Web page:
I got my hair cut this week. I say this week, because it usually takes a few days for me to get my hair cut because I always find the cut is uneven or weird somehow, so I have to go back and get it cut again. I’m not particularly attached to my hair, even though I’m told it’s distinctive. Thick, dark, curly. I’ve worn it long, I’ve worn it short, I’ve worn it red, platinum blond and electric blue, but these days, I’m naturally dark and naturally greying, and I can’t stand to have hair in my face so, once it gets to a certain length (looking like Ritchie Blackmore, as it always does), it has to go. And it has to be short. Elizabeth Taylor in the 50s short. Hair like my mother’s short. No compromise. I think hairdressers might be worried I’m scared of having short hair, but I always tell them I’m not. I probably was as a child, with short curly hair and sticking out ears, but I got my ears pinned back when I was in my early twenties (cosmetic surgery known as ‘correction of batwing deformity’ which was much more painful than I could have imagined, particularly in ways I hadn’t foreseen - I’ll just say if you know someone who wants this procedure done, I recommend getting it done before becoming sexually active). Anyway, I’m not attached to my hair.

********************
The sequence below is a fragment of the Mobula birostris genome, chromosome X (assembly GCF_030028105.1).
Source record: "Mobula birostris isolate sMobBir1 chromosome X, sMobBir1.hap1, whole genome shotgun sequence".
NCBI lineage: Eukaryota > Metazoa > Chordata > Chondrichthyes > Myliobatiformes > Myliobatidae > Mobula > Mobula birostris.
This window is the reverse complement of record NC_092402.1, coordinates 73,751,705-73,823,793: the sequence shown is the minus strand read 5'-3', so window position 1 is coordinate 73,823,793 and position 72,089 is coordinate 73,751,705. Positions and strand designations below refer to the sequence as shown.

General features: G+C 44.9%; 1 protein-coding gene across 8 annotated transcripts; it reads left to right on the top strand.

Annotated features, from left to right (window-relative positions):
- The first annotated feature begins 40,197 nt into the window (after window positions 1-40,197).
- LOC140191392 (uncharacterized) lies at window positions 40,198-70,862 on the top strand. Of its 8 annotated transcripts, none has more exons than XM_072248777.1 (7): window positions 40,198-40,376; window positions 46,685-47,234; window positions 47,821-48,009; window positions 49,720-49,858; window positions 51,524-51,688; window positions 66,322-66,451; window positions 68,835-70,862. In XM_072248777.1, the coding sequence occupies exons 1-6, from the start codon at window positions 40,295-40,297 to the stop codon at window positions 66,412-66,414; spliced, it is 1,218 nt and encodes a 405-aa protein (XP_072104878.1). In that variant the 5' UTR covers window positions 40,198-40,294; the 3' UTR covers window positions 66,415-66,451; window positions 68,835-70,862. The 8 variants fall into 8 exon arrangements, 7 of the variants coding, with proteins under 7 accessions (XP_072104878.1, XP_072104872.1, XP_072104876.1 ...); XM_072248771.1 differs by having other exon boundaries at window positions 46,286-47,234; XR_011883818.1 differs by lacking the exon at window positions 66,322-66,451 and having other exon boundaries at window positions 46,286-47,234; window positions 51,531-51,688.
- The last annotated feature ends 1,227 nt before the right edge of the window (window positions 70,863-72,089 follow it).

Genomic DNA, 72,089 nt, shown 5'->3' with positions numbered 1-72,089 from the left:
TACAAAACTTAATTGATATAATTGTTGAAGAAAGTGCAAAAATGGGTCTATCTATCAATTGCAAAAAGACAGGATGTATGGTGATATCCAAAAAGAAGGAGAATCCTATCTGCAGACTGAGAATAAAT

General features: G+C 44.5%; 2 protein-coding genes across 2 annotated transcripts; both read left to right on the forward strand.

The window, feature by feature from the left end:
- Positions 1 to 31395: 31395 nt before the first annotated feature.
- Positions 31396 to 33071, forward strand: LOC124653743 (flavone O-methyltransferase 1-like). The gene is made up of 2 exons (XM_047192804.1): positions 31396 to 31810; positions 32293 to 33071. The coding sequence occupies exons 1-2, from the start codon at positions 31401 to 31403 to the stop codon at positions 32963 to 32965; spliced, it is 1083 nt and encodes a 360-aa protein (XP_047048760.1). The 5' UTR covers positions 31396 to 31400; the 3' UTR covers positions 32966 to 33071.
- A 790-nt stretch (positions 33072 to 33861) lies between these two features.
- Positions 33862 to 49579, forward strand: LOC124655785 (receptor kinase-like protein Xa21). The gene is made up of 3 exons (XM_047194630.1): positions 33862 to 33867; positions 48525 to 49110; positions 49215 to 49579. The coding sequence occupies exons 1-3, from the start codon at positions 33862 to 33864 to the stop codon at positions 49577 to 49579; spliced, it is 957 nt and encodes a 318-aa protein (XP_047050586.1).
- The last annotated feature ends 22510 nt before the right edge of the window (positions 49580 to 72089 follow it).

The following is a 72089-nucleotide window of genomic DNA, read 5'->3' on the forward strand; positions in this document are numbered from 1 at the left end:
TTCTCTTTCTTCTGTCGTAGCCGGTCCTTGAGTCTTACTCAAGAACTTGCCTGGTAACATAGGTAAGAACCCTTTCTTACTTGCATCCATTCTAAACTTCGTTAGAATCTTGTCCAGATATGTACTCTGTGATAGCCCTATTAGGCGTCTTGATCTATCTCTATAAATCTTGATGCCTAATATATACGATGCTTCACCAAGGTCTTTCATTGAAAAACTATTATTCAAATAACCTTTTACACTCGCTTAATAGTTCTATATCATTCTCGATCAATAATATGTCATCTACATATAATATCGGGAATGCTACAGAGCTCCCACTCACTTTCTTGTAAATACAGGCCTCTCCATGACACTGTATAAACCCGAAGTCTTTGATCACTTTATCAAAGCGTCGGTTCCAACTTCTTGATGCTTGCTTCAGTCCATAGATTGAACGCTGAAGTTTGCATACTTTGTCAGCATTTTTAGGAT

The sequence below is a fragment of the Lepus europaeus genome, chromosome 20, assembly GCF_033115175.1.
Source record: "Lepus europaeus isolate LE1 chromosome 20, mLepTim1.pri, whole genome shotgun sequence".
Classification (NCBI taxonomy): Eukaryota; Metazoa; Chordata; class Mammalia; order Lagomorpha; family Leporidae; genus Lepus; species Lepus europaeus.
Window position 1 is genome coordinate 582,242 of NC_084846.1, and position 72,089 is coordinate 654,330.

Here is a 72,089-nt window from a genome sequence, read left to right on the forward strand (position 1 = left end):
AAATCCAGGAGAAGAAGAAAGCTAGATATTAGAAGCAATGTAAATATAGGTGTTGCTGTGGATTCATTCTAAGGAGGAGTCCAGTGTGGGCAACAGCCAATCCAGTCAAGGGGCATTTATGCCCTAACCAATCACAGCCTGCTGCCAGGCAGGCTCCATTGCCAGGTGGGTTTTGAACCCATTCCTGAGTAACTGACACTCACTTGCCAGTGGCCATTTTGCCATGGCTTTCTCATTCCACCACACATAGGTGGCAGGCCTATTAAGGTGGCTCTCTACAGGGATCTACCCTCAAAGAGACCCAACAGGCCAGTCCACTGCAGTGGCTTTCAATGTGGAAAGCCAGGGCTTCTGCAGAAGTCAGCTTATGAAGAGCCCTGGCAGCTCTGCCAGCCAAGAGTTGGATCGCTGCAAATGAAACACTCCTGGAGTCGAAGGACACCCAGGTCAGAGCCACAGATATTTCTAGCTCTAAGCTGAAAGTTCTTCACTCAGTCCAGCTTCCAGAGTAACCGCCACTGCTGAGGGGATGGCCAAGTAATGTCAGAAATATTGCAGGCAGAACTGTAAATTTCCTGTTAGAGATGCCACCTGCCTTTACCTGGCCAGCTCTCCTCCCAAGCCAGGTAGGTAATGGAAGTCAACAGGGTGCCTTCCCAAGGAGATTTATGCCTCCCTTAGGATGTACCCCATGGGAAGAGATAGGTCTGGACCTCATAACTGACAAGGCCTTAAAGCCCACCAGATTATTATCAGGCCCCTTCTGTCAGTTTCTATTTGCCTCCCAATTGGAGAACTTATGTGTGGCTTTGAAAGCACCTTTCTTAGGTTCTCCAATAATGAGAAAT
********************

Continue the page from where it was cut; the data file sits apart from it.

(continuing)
Books, however, are another matter. My daughter asked that I get rid of some books, and I looked at her like she suggested I amputate my leg. I did get rid of a few books that were old and mouldy and shouldn’t be inside anyone’s house, but that’s as far as I’m prepared to go.
My partner, on the other hand is attached to his hair, but not to possessions. He has few clothes and other items. But he has long hair and doesn’t get it cut. Ever.
So as an example for the children we cover both angles.
Attachment. It’s a funny thing.